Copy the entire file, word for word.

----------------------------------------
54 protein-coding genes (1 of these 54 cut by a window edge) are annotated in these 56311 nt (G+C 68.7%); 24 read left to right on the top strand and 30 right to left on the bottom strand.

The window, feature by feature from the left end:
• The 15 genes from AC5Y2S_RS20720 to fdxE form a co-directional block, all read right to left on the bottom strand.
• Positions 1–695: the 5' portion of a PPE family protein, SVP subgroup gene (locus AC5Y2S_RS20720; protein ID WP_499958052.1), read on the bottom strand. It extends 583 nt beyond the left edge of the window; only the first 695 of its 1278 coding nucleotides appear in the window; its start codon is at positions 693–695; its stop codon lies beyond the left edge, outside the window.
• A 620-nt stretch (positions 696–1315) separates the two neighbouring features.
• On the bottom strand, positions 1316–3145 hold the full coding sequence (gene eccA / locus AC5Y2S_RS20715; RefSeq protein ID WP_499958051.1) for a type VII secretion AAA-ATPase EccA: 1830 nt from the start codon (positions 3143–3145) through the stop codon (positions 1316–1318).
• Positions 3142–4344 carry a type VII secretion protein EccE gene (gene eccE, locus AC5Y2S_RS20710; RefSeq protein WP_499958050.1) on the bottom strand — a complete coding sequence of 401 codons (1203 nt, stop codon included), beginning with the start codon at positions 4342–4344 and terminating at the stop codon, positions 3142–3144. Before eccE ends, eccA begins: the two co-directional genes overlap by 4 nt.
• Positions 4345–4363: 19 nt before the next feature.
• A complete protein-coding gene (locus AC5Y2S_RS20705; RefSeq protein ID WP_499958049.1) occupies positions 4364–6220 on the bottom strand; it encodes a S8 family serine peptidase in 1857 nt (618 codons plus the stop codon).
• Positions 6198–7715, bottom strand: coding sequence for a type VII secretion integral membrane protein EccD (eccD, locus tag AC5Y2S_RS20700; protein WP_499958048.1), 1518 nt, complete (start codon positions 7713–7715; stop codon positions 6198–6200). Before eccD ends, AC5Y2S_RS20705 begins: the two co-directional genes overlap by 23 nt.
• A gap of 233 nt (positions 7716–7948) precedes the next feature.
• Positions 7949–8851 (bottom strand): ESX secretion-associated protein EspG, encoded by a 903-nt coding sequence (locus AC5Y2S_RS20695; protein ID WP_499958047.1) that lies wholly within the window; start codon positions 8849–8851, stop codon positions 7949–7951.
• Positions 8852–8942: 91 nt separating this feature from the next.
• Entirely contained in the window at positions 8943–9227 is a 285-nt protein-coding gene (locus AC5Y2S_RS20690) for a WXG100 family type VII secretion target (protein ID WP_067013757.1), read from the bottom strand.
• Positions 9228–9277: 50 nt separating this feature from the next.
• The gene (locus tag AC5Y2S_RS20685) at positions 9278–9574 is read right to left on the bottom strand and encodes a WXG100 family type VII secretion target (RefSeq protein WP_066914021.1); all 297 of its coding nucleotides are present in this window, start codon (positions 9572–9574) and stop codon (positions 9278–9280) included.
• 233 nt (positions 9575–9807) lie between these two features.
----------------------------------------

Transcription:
54 protein-coding genes (1 of these 54 cut by a window edge) are annotated in these 56311 nt (G+C 68.7%); 24 read left to right on the top strand and 30 right to left on the bottom strand.

The window, feature by feature from the left end:
• The 15 genes from AC5Y2S_RS20720 to fdxE form a co-directional block, all read right to left on the bottom strand.
• Positions 1–695: the 5' portion of a PPE family protein, SVP subgroup gene (locus AC5Y2S_RS20720; protein ID WP_499958052.1), read on the bottom strand. It extends 583 nt beyond the left edge of the window; only the first 695 of its 1278 coding nucleotides appear in the window; its start codon is at positions 693–695; its stop codon lies beyond the left edge, outside the window.
• A 620-nt stretch (positions 696–1315) separates the two neighbouring features.
• On the bottom strand, positions 1316–3145 hold the full coding sequence (gene eccA / locus AC5Y2S_RS20715; RefSeq protein ID WP_499958051.1) for a type VII secretion AAA-ATPase EccA: 1830 nt from the start codon (positions 3143–3145) through the stop codon (positions 1316–1318).
• Positions 3142–4344 carry a type VII secretion protein EccE gene (gene eccE, locus AC5Y2S_RS20710; RefSeq protein WP_499958050.1) on the bottom strand — a complete coding sequence of 401 codons (1203 nt, stop codon included), beginning with the start codon at positions 4342–4344 and terminating at the stop codon, positions 3142–3144. Before eccE ends, eccA begins: the two co-directional genes overlap by 4 nt.
• Positions 4345–4363: 19 nt before the next feature.
• A complete protein-coding gene (locus AC5Y2S_RS20705; RefSeq protein ID WP_499958049.1) occupies positions 4364–6220 on the bottom strand; it encodes a S8 family serine peptidase in 1857 nt (618 codons plus the stop codon).
• Positions 6198–7715, bottom strand: coding sequence for a type VII secretion integral membrane protein EccD (eccD, locus tag AC5Y2S_RS20700; protein WP_499958048.1), 1518 nt, complete (start codon positions 7713–7715; stop codon positions 6198–6200). Before eccD ends, AC5Y2S_RS20705 begins: the two co-directional genes overlap by 23 nt.
• A gap of 233 nt (positions 7716–7948) precedes the next feature.
• Positions 7949–8851 (bottom strand): ESX secretion-associated protein EspG, encoded by a 903-nt coding sequence (locus AC5Y2S_RS20695; protein ID WP_499958047.1) that lies wholly within the window; start codon positions 8849–8851, stop codon positions 7949–7951.
• Positions 8852–8942: 91 nt separating this feature from the next.
• Entirely contained in the window at positions 8943–9227 is a 285-nt protein-coding gene (locus AC5Y2S_RS20690) for a WXG100 family type VII secretion target (protein ID WP_067013757.1), read from the bottom strand.
• Positions 9228–9277: 50 nt separating this feature from the next.
• The gene (locus tag AC5Y2S_RS20685) at positions 9278–9574 is read right to left on the bottom strand and encodes a WXG100 family type VII secretion target (RefSeq protein WP_066914021.1); all 297 of its coding nucleotides are present in this window, start codon (positions 9572–9574) and stop codon (positions 9278–9280) included.
• 233 nt (positions 9575–9807) lie between these two features.